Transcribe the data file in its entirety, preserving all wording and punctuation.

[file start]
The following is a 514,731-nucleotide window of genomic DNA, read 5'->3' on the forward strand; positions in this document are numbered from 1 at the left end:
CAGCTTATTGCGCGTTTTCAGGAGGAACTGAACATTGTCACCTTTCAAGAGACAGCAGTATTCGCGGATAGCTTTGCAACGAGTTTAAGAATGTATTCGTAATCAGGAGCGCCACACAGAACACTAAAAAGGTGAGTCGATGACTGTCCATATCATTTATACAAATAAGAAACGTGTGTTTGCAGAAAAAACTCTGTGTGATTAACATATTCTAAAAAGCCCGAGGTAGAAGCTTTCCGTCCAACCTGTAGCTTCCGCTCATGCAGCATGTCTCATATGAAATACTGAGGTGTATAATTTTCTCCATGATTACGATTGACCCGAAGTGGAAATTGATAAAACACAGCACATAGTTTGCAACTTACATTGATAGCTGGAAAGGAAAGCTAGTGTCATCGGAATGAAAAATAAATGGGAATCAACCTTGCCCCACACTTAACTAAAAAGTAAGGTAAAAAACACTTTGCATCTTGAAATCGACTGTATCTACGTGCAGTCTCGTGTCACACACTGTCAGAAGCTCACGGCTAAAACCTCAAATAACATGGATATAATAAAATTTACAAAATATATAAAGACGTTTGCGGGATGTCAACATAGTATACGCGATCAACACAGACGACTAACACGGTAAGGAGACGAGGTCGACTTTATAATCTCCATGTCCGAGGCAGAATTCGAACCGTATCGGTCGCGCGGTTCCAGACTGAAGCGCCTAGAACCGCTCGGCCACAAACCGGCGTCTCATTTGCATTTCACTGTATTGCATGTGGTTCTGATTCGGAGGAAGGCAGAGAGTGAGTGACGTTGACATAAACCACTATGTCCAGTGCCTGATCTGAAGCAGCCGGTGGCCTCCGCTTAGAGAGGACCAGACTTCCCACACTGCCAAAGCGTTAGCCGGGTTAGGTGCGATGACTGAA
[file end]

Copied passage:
The following is a 514,731-nucleotide window of genomic DNA, read 5'->3' on the forward strand; positions in this document are numbered from 1 at the left end:
CAGCTTATTGCGCGTTTTCAGGAGGAACTGAACATTGTCACCTTTCAAGAGACAGCAGTATTCGCGGATAGCTTTGCAACGAGTTTAAGAATGTATTCGTAATCAGGAGCGCCACACAGAACACTAAAAAGGTGAGTCGATGACTGTCCATATCATTTATACAAATAAGAAACGTGTGTTTGCAGAAAAAACTCTGTGTGATTAACATATTCTAAAAAGCCCGAGGTAGAAGCTTTCCGTCCAACCTGTAGCTTCCGCTCATGCAGCATGTCTCATATGAAATACTGAGGTGTATAATTTTCTCCATGATTACGATTGACCCGAAGTGGAAATTGATAAAACACAGCACATAGTTTGCAACTTACATTGATAGCTGGAAAGGAAAGCTAGTGTCATCGGAATGAAAAATAAATGGGAATCAACCTTGCCCCACACTTAACTAAAAAGTAAGGTAAAAAACACTTTGCATCTTGAAATCGACTGTATCTACGTGCAGTCTCGTGTCACACACTGTCAGAAGCTCACGGCTAAAACCTCAAATAACATGGATATAATAAAATTTACAAAATATATAAAGACGTTTGCGGGATGTCAACATAGTATACGCGATCAACACAGACGACTAACACGGTAAGGAGACGAGGTCGACTTTATAATCTCCATGTCCGAGGCAGAATTCGAACCGTATCGGTCGCGCGGTTCCAGACTGAAGCGCCTAGAACCGCTCGGCCACAAACCGGCGTCTCATTTGCATTTCACTGTATTGCATGTGGTTCTGATTCGGAGGAAGGCAGAGAGTGAGTGACGTTGACATAAACCACTATGTCCAGTGCCTGATCTGAAGCAGCCGGTGGCCTCCGCTTAGAGAGGACCAGACTTCCCACACTGCCAAAGCGTTAGCCGGGTTAGGTGCGATGACTGAA